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Re: st: Differences in regression slopes


From   Richard Williams <Richard.A.Williams.5@ND.edu>
To   statalist@hsphsun2.harvard.edu, statalist@hsphsun2.harvard.edu
Subject   Re: st: Differences in regression slopes
Date   Wed, 20 Feb 2008 17:17:23 -0500

At 12:14 PM 2/20/2008, E. Paul Wileyto wrote:
Responses so far have sent you this way and that. Just look up -test- in STATA help.

To get to the point of using -test- for your purpose, you would need to specify a model that has group-specific slopes, or combine two regressions, one for each group, using -suest-.

Paul
Without going into all the gory details, in logit and probit models such comparisons have much the same problem as you have in OLS if you try to compare standardized coefficients across groups. In OLS, the problem with comparing standardized coefficients is that, unless the means and standard deviations of variables are the same across populations, the variables will get standardized differently across populations (e.g. in one population the variable gets divided by 3 while in the other it gets divided by 4) so the coefficients are not comparable.

In logit and probit models, the coefficients are inherently standardized, albeit in a different way. In order to identify the coefficients, in a logit model, the residual variance is typically fixed at pi^2/3, or about 3.29. In probit, the residual variance is typically fixed at one. BUT, if residual variability differs across populations, the coefficients in the two populations get standardized differently and hence are not directly comparable.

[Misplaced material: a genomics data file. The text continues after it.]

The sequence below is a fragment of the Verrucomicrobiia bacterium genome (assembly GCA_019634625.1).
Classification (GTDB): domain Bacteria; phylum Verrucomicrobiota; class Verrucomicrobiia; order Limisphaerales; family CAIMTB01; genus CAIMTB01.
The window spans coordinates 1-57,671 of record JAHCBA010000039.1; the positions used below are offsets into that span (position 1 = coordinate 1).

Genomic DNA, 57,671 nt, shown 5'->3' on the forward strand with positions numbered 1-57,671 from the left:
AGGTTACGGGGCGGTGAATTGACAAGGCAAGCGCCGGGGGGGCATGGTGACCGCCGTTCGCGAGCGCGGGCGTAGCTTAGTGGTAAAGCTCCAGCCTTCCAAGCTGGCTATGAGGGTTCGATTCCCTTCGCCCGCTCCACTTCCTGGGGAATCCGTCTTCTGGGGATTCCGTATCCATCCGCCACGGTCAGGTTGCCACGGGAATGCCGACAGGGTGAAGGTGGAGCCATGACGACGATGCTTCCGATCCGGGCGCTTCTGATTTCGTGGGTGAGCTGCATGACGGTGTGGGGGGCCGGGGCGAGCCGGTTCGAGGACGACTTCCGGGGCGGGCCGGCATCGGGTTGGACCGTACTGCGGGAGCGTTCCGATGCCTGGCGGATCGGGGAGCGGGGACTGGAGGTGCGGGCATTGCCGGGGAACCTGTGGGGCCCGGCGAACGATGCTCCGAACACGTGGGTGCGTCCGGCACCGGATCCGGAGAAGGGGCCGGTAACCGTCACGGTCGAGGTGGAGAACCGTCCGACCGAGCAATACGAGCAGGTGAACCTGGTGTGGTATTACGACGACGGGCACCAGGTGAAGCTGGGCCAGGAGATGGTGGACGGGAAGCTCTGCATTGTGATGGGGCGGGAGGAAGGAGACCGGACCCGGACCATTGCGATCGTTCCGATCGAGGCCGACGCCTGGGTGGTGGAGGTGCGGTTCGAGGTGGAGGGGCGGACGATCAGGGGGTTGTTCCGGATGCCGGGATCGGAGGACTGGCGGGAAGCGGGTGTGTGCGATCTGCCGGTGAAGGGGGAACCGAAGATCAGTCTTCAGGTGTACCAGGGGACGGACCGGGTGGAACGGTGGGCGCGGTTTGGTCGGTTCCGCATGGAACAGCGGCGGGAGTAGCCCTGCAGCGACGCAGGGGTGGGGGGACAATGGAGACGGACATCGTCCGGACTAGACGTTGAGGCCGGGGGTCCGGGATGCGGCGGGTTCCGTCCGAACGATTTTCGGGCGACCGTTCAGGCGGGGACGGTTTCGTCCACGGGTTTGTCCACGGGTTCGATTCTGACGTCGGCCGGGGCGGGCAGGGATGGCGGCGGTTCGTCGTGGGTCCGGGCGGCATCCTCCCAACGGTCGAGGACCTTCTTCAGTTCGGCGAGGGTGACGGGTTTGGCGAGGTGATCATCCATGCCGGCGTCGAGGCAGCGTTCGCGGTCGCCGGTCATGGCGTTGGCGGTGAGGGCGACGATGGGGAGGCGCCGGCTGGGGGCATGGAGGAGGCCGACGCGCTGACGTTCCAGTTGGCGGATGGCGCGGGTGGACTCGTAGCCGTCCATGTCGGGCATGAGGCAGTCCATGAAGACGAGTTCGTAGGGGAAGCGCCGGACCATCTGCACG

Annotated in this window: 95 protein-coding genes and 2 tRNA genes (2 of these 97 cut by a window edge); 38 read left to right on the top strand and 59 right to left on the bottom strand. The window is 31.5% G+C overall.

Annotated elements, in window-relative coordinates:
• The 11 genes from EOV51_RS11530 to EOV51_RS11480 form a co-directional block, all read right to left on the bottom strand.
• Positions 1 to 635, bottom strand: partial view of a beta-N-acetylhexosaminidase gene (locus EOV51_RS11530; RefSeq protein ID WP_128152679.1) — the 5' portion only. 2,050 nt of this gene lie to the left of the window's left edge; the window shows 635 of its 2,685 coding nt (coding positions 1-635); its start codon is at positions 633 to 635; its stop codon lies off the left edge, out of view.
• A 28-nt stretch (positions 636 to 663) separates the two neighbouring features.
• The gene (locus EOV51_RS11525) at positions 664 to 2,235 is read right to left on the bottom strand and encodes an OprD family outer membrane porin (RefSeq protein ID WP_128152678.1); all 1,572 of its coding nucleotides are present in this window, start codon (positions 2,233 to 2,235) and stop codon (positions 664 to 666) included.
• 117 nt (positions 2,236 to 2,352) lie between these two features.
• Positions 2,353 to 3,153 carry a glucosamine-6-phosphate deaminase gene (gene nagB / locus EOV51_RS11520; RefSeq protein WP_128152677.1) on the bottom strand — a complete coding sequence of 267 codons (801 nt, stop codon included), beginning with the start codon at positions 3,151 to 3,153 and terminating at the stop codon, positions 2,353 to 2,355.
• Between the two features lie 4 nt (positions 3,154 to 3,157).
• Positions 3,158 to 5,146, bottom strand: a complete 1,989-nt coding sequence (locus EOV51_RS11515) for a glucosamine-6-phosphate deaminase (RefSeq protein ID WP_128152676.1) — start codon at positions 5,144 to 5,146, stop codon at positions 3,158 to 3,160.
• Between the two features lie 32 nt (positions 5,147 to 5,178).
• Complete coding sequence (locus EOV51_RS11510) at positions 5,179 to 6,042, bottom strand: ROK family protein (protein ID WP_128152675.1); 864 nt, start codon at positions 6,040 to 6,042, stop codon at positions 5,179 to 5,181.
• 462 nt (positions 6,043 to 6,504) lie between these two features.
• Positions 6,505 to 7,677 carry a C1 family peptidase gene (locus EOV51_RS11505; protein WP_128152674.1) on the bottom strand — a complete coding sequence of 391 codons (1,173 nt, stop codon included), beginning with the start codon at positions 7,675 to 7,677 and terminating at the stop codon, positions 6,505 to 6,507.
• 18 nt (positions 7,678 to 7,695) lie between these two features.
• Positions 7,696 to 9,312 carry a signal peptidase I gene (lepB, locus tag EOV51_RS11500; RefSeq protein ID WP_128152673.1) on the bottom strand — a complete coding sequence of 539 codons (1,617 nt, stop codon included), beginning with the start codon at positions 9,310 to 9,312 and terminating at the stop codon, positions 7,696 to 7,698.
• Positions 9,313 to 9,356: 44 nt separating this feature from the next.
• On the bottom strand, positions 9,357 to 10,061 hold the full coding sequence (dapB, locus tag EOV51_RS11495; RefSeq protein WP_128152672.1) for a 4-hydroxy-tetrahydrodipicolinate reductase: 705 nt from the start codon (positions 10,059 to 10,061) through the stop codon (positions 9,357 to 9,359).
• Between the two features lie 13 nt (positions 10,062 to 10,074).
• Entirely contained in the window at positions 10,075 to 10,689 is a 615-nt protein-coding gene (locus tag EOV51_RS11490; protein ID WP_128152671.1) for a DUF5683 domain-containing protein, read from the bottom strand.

For a much more detailed and probably clearer discussion, see

Allison, Paul. 1999. "Comparing Logit and Probit Coefficients Across Groups." Sociological Methods and Research 28(2): 186-208.

Incidentally, a little exercise I use to help my students see this: Run a logit model. Then run Long and Freese's -fitstat- command. The error variance will be reported as 3.29. Now, add some variables to the model. Or, if you prefer, drop some variables. Or, just use entirely different variables. No matter what you do, the error variance is always 3.29. It is very different from the way we are used to seeing things in OLS.


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Richard Williams, Notre Dame Dept of Sociology
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